South African-brokered marathon talks between Zimbabwe rivals Morgan Tsvangirai and Robert Mugabe paused early Monday with no deal being reached. Mugabe felt "confident" about the talks, which are due to resume on Monday.
Zimbabwe's political rivals held marathon power-sharing talks before breaking in the early hours of Monday, with President Robert Mugabe saying he was "confident" a deal was within reach.
South African President Thabo Mbeki mediated the talks at a Harare hotel that stretched a full day amid signs the rivals had closed in on an agreement to end the country's protracted political crisis.
Mugabe, opposition Movement for Democratic Change leader Morgan Tsvangirai and Arthur Mutambara, the head of a smaller MDC faction, had arrived at the hotel more than 13 hours before the talks finally broke up.
"We're not through yet, but we've taken a break," Mugabe said as he left the talks, adding meetings were to resume later Monday.
Asked if there were sticking points, Mugabe answered: "There are always sticking points in any dialogue, but we are confident we will overcome."
Tsvangirai left the hotel shortly afterward, saying Mbeki would "give a press statement on the issue" and refused further comment.
Mutambara said only that "the talks are still in progress" as he exited.
The talks are due to resume following a ceremony on Monday in honour of Zimbabwe's Heroes' Day, held in memory of those who died in the country's liberation war, said Labour Minister Nicholas Goche, a negotiator for the ruling party.
Mutambara spokesman Edwin Mushoriwa told AFP that Mbeki had first met all three individually before bringing them in together.
On Sunday, bouquets of flowers and chairs were brought into the same ballroom at the hotel where on July 21 the rivals signed a deal laying the framework for power-sharing negotiations. But the day passed without word of when or if a ceremony was planned.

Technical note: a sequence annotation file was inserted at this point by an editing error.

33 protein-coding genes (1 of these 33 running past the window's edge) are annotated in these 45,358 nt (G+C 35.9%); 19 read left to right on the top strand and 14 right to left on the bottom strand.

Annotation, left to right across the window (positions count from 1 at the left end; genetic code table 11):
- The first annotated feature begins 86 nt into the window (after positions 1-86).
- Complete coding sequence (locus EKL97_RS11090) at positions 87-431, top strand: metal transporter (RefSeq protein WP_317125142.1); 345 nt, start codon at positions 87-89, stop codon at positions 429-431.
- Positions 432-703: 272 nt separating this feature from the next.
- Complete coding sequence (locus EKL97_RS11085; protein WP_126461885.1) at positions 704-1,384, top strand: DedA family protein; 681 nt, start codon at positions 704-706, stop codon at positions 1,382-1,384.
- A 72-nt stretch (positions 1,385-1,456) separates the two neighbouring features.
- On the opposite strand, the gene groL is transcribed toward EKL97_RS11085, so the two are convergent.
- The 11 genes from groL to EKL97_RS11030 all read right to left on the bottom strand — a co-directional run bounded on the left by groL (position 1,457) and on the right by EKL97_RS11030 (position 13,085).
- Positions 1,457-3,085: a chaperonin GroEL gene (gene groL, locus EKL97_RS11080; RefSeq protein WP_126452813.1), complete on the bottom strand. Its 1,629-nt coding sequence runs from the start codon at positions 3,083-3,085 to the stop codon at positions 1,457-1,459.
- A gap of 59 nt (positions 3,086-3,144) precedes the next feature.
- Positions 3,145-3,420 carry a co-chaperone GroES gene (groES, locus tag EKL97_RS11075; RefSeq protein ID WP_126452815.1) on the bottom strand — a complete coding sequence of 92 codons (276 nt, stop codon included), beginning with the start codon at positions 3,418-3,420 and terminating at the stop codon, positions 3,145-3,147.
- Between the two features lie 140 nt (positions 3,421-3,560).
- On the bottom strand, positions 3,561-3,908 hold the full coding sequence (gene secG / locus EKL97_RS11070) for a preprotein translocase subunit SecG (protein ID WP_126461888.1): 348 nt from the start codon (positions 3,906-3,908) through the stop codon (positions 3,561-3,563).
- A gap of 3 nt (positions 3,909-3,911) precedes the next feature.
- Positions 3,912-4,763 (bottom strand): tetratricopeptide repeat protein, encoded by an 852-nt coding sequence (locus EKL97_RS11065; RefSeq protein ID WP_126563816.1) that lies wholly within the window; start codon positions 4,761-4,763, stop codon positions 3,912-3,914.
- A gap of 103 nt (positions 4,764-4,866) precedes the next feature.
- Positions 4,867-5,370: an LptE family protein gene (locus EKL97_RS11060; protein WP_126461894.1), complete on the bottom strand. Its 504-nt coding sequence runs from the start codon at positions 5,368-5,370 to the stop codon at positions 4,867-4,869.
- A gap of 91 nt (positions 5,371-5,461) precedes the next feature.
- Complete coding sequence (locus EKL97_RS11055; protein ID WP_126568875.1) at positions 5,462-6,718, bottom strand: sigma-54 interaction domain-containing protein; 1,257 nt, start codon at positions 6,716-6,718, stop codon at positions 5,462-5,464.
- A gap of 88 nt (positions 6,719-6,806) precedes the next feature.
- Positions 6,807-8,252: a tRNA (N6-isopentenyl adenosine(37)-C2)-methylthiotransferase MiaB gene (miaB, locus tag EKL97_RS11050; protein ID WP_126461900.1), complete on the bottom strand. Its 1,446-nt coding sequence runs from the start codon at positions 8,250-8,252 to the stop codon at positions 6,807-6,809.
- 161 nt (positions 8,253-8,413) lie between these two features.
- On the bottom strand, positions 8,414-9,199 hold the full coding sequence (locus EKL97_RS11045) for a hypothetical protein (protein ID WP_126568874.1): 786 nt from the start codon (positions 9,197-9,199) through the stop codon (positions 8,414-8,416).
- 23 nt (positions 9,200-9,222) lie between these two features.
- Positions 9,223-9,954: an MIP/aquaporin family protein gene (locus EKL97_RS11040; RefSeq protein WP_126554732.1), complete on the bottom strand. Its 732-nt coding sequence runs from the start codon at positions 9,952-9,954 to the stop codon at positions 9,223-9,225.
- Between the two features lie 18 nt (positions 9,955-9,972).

MDC number two Tendai Biti, the party's chief negotiator, briefly spoke to reporters as he left the Rainbow Towers hotel on Sunday, nodding yes when asked if any progress had been made.
"I think we all need to pray," he said.
Mbeki, the mediator for the Zimbabwe talks, arrived in Harare late Saturday after more than two weeks of negotiations in South Africa in a bid to reach a power-sharing deal following Mugabe's widely condemned re-election.
His trip came amid signs the rivals were nearing a deal in the negotiations, with both Mbeki's government and Mugabe reporting progress in recent days.
It also came ahead of Heroes' Day and a summit of southern African heads of state next weekend.
The power-sharing talks follow the 84-year-old Mugabe's re-election in a one-candidate poll in June.
Tsvangirai boycotted the June 27 presidential run-off despite finishing ahead of Mugabe in the March first round, citing violence against his supporters that had killed dozens and injured thousands.
The opposition leader believes his first-round total gives him the right to the lion's share of power. The ruling ZANU-PF party has insisted Mugabe must be recognised as president as part of any deal, as he won the June 27 vote.
Negotiations have reportedly included proposals for Mugabe to take on a more ceremonial role as president in exchange for amnesty from prosecution, with Tsvangirai being made executive prime minister.
Human rights groups say Mugabe could face prosecution over a myriad of issues ranging from the killing of opposition supporters in the 1980s to the recent political violence.
However, The Voice weekly newspaper, a ZANU-PF mouthpiece, reported in its Sunday edition that Mugabe would remain with executive powers in a deal the rivals were likely to sign.
It claimed that Tsvangirai would be given the role of "non-executive" prime minister under the deal.
Date created : 2008-08-11